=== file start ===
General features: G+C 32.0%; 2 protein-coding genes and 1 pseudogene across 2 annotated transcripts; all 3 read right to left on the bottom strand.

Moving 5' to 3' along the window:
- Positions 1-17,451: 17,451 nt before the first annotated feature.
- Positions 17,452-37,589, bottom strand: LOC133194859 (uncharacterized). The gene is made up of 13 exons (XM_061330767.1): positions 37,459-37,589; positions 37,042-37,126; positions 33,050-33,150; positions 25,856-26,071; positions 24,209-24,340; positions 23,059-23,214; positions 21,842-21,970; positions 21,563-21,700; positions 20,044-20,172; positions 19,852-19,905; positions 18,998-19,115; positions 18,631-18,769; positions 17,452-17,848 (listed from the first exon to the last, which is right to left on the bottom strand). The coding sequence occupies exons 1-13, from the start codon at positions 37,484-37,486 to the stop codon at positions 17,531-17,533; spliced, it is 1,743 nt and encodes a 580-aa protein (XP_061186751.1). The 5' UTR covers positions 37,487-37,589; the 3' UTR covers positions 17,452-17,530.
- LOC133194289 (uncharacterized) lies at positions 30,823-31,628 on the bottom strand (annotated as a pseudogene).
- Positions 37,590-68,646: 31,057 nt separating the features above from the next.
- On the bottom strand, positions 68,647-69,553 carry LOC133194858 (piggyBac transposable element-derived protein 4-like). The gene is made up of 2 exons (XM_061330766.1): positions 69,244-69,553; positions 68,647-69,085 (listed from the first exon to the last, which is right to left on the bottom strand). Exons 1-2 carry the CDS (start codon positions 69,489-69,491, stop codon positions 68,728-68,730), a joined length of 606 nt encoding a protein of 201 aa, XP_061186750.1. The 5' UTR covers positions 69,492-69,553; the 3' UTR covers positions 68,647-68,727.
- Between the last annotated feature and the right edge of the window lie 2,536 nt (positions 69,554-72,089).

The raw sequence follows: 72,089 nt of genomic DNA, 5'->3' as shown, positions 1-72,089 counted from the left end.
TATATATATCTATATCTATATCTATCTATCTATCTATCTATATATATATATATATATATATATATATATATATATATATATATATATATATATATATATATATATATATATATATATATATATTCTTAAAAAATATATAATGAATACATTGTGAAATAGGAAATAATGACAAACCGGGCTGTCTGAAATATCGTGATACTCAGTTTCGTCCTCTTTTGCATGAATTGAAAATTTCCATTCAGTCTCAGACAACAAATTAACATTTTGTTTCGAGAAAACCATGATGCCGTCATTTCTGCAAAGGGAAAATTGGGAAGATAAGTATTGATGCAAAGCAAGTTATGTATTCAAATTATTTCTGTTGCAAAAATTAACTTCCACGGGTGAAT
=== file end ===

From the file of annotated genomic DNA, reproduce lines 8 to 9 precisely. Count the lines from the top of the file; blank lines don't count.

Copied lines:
- Between the last annotated feature and the right edge of the window lie 2,536 nt (positions 69,554-72,089).

The raw sequence follows: 72,089 nt of genomic DNA, 5'->3' as shown, positions 1-72,089 counted from the left end.